Another issue with the roof is the design itself. I feel like the roof is overly complicated for such a simple temporary structure. In hindsight I wish I had simply added another course of bales to the high side and then spanned the opening with 2x4s on which sheets of OSB would rest. This would not have covered the bales completely, and certainly wouldn't have provided any overhang. I think it would have been sufficient to support a tarp, though, which could have extended out over the edge of the bales. It would have been much simpler, less time consuming, and less expensive to construct. In hindsight I wish I had gone with this and used the savings to buy a larger and better quality tarp.

The overly complicated roof design had another major flaw. Even though it was complicated, it was also minimalist. In other words, I used the fewest rafters possible, to save money and effort. The result is a roof that is much too weak to put any real weight on. I actually have some concerns about its ability to handle any snow load. The inability to put weight on the roof made it difficult to adequately secure the OSB to the rafters in some areas. It also was going to complicated the application of plastic sheeting and roofing felt I had planned, which is a major reason I decided to just cover it with a tarp instead.

Not having a good tarp on hand when I started this project was also a big mistake. I have several old tarps, in varying condition, which I used to cover the structure. None were big enough on their own, though, which made it tough to get everything covered. At one point we had several days of rain and when I went back to the building site I found the tarps had separated in the center, allowing water to just pour inside the structure.

This also caused me to leave the OSB on the roof exposed for several days, during which more rain came. I had taken great care to keep the OSB in the dry prior to that, but then made the mistake of letting it get soaked by rain after installation. I had hoped to reuse it for another project in the future, but now I'm not sure it will be suitable for that. This was probably my most costly mistake, especially since I ended up buying a new tarp anyway. In the future I'll be sure to have a tarp capable of covering a structure like this, and if I don't have one I'll buy one before starting.

Since I ended up covering the structure with a tarp I have unused materials on hand. Had I planned to use the tarp from the start I could have saved myself the expense and trouble of buying the roofing felt and plastic cap nails. I'm going to try to return them, if they are in satisfactory condition. I was storing the felt inside the structure, so it may have gotten wet. I know that the box the nails are in got wet because they were in the bed of the RTV while we were working and there was a misting rain. One of the boxes with screws in it literally fell apart, but I'm hoping the nails didn't get so wet. If I'm able to return those two items the refund will cover the cost of the tarp. Otherwise it a sunk cost until/unless I find another use for them in the future.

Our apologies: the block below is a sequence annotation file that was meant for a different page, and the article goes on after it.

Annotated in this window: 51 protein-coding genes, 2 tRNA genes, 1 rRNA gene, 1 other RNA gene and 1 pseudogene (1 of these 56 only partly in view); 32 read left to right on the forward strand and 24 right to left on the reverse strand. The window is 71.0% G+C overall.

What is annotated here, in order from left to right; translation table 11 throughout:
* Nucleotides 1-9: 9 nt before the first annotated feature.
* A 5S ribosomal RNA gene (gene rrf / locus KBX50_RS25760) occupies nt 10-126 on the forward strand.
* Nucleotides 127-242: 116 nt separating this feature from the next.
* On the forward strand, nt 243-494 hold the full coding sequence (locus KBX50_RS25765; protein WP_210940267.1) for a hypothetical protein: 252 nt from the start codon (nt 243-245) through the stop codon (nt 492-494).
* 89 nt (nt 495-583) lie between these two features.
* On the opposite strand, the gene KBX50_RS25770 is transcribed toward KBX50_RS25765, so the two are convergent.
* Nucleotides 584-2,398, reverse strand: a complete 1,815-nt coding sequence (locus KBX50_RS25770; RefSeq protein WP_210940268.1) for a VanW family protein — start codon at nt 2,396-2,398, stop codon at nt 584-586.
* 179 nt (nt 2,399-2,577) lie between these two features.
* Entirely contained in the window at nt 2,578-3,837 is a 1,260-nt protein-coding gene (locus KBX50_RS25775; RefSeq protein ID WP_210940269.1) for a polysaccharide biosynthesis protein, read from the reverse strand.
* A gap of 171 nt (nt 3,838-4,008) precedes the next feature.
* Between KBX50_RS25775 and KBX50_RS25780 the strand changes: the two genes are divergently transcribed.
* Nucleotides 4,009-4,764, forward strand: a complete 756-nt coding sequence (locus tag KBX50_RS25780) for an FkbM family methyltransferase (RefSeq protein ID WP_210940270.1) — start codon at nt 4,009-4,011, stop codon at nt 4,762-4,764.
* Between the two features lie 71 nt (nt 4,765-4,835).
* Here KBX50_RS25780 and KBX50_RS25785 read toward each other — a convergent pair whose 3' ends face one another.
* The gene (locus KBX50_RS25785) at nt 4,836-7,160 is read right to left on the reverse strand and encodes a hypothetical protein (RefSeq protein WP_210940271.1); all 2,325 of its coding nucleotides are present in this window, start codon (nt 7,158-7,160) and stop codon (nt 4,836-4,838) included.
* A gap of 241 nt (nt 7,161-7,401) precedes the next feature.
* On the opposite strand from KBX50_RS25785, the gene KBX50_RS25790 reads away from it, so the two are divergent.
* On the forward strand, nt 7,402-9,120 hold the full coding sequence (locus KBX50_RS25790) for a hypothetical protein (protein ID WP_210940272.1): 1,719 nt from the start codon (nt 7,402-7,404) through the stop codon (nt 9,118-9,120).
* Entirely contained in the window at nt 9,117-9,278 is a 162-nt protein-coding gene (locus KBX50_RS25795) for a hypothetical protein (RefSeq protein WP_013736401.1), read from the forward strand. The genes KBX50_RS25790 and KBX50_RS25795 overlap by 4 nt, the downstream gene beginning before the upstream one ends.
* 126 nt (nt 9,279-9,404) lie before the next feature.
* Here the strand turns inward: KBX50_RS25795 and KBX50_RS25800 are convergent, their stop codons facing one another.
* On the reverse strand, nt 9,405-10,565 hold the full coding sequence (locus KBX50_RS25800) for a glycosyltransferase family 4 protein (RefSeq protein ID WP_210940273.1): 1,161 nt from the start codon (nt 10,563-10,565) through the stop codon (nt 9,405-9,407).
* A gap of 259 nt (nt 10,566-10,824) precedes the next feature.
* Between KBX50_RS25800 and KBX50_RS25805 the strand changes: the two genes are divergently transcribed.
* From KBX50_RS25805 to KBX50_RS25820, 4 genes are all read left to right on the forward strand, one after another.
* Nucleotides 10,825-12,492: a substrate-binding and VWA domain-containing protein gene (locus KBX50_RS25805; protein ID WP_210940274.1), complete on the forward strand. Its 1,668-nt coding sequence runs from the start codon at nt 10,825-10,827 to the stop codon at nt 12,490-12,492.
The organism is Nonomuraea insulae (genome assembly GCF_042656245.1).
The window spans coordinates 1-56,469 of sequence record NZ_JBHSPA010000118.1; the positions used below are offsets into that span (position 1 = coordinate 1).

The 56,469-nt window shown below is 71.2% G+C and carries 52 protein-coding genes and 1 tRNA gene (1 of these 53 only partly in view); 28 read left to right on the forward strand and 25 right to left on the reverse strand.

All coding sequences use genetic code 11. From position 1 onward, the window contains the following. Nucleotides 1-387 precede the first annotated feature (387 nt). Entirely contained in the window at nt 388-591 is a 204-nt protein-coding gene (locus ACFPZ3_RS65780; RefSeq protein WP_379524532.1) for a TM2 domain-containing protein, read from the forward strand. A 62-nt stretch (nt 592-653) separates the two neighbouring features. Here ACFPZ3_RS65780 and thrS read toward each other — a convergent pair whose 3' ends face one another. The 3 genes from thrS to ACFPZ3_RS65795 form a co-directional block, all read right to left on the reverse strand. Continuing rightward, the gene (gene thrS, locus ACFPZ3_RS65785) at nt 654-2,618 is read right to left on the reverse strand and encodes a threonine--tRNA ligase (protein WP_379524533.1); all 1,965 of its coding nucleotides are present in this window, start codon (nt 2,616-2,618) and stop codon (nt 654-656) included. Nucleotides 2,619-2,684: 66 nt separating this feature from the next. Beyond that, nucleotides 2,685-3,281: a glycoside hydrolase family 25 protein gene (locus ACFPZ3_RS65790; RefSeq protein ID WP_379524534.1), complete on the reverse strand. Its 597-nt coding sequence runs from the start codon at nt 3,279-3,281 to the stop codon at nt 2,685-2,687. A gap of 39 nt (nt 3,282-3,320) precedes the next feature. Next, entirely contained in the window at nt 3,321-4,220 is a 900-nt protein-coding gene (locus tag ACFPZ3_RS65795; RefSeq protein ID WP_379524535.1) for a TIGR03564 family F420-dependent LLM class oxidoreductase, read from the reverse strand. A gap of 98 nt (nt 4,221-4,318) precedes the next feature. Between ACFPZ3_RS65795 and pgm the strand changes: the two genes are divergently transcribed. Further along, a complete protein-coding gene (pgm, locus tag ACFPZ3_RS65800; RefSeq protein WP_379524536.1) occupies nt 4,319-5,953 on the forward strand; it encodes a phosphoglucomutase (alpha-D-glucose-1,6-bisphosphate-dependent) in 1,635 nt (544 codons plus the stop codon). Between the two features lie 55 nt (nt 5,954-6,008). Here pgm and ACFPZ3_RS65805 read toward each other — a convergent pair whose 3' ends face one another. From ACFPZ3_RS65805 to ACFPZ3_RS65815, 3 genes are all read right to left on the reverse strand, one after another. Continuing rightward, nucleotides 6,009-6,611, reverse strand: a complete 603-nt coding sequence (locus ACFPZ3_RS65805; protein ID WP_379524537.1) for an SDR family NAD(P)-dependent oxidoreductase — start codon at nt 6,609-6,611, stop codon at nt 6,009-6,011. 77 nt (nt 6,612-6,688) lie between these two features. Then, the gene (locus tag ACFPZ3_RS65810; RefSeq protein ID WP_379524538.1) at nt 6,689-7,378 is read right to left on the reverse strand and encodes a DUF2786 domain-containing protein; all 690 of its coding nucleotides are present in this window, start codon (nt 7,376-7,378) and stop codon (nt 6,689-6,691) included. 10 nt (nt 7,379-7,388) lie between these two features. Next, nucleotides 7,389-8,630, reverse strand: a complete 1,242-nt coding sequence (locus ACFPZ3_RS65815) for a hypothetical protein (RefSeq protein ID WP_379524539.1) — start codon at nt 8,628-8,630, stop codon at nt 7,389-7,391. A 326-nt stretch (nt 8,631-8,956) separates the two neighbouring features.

As you can see I made plenty of mistakes on this building. I am certainly not happy with how it turned out. It looks sloppy and I seriously doubt its longevity. I am glad to have gotten it built, though, so we could relocate the cats. Since it is intended to be temporary I hope that the longevity doesn't become an issue. If nothing else it was a wonderful learning experience. You can bet that I'll never make these same mistakes again, especially not all on one building!

Edit: Having said all of the above, I don't want to make it seem like I'm completely unhappy with the structure. Yes, there were a lot of mistakes and both my planning and execution were lacking. It really was a great learning experience, though, and will be valuable because of that. Also, this is the first time I have ever attempted to build something so large myself and my first time building with straw bales. As many problems as it may have, I'm proud of the building and of the accomplishment it represents.